Even when the lyrics are clunky, it’s not much of an issue: A great case in point: “Hickory Grove.” It’s a lush, lush song that features suspect wordplay (“Hickory Grove, make the sun/Rise slower I don’t have much time/Hickory Grove, watch me run/down through the years of my prime”), but it doesn’t matter. You – or, at least, I – get lost in Fogelberg’s vocals, the melodies and overall production.
Of the “familiar”: As evidenced by “Hickory Grove,” the CSN influence is profound – and not just with the harmonies. In fact, “Stars” borrows its guitar refrain and melody from “Helplessly Hoping” while spinning a heartfelt ode to a long-lost lover (“For stars fall every time a lover has to face the truth/And far too many stars have fell on me.”) As with “Hickory Grove,” it’s a lovely song. By the time it ends, however overt the influence, you don’t care.
Other songs, such as “Looking for a Lady” and “Anyway I Love You,” are well-produced but – yes, I’m repeating myself here – lyrically slight. I could go on, and perhaps I should, but instead I’ll end with what is – for me – the album’s stand-out track: “The River,” which closes the set. It’s somewhat at odds with the nine songs that precede it, evolving from a piano-led tributary into a raging river accented by raucous guitars. Again, read by themselves, the lyrics aren’t the best – but matched to those guitars? And with his full-throated delivery? It’s damn good.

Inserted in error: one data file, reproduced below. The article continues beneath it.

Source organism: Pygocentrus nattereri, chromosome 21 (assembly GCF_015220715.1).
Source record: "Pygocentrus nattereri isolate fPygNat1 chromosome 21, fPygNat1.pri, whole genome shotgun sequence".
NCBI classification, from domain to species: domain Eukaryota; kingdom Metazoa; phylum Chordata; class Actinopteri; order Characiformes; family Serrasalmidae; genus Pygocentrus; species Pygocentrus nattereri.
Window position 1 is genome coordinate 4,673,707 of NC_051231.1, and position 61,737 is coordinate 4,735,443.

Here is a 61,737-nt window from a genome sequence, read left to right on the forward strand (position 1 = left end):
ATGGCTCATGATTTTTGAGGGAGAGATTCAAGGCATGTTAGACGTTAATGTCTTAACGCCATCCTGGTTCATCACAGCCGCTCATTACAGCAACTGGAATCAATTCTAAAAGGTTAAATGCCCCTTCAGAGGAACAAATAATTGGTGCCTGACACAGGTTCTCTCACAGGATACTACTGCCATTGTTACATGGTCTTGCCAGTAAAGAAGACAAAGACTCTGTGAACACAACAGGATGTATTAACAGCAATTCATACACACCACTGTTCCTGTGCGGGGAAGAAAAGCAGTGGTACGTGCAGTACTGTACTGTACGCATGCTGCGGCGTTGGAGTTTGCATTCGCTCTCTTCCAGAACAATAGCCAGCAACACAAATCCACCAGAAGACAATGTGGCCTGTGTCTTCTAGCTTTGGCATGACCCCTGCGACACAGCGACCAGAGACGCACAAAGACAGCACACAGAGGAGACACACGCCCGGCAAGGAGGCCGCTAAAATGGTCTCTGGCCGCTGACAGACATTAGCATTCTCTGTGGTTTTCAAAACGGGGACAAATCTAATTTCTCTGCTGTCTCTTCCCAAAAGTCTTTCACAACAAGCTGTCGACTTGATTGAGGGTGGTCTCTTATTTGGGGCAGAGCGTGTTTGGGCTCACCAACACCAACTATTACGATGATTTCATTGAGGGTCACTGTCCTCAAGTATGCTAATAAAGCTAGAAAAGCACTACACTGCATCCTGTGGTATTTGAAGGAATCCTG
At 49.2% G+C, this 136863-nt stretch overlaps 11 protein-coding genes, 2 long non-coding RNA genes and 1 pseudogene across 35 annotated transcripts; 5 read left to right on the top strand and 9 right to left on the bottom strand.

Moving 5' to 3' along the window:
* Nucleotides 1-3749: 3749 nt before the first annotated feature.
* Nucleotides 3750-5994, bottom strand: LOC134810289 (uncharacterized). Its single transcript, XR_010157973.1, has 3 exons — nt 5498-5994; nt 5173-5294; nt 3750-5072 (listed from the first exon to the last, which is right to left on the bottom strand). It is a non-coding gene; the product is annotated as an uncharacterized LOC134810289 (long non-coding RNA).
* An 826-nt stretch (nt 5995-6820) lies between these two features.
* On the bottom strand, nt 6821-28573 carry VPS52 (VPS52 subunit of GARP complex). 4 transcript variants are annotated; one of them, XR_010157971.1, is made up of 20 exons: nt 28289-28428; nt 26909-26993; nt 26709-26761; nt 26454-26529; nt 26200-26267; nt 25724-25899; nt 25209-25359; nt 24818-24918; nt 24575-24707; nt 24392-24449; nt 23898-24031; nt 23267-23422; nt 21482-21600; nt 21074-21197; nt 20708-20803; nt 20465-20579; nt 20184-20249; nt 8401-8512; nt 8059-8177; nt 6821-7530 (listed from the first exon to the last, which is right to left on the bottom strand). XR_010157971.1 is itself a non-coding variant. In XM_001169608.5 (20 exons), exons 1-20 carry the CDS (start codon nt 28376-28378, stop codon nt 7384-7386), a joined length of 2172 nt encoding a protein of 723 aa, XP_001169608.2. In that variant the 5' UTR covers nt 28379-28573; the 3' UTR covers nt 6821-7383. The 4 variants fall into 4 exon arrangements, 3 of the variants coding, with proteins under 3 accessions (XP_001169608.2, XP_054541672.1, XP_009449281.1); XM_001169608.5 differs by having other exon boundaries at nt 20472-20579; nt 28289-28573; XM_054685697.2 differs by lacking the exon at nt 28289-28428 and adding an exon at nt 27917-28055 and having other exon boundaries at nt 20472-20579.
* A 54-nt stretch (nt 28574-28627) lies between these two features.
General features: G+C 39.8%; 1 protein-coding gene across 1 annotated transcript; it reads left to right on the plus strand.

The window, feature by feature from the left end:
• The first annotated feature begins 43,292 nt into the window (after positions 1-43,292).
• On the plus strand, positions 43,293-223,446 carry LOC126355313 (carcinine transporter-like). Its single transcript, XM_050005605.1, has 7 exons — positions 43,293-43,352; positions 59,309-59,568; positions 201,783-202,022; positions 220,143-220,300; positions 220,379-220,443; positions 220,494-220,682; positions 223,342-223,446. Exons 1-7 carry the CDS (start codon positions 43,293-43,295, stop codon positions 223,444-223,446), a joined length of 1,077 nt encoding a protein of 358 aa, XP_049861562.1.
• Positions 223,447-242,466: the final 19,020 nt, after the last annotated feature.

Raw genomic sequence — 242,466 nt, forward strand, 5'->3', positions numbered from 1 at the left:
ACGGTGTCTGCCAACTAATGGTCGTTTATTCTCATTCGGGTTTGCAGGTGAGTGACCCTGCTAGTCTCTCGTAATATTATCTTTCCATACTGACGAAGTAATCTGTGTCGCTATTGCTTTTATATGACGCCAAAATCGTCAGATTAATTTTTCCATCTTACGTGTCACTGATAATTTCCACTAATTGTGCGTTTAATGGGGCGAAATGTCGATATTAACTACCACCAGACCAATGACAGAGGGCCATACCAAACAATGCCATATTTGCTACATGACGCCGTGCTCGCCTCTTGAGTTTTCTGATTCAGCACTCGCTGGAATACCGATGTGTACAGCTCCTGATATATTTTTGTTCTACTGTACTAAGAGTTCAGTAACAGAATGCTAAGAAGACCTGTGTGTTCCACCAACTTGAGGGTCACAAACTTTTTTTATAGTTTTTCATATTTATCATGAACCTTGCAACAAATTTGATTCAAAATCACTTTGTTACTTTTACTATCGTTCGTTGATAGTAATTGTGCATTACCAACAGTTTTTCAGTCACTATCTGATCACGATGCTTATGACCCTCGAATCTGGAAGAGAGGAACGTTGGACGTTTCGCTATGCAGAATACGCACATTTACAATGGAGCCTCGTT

At the time of its release, the album didn’t do well in the charts – it peaked at No. 210 in early 1973. However, thanks to the success of his following albums, his label re-released it…and it went platinum. (Sales in excess of a million, for those not up on such things.) Overall, I find Home Free a solid first outing with – as I like to say – glimmers of greatness. My main criticism, which is likely evident from what I’ve already written: the lyrics. They remind me of the (bad) verse I and fellow classmates penned in my freshman poetry-writing class. That aside, as a whole, the album is worth more than a few spins – so long as you don’t listen too closely.
Here’s the track listing:
One thing to note: From what I’ve read, the original mix of Home Free is only available on the original LPs, 8-tracks and cassettes or the 2006 double-CD set of Home Free and Souvenirs from the Beat Goes On label; Fogelberg and Putnam remixed it for its release on CD in the late ‘80s. AllMusic’s’ Richard Foss details how those changes impacted the songs.
Also: Here’s the first mention of Home Free, from December 1st, 1972, I found on Newspapers.com; it’s part of the critic’s own attempt at (I think) hip verse: “Home Free, more than ever, Dan Fogelberg, on his way.”
Here’s another mention from one Holly Spence, which appeared in the Lincoln (Neb.) Journal Star on Feb. 28th, 1973:
And here’s an excellent deep dive that appeared almost a year later, on January 13th, 1974, in the Hattiesburg (MIss.) American. It goes to show the shelf life of albums back then; a year-plus from its release, it was still winning over listeners. (I had to split it up, however, so parts of the article jump between the two images.)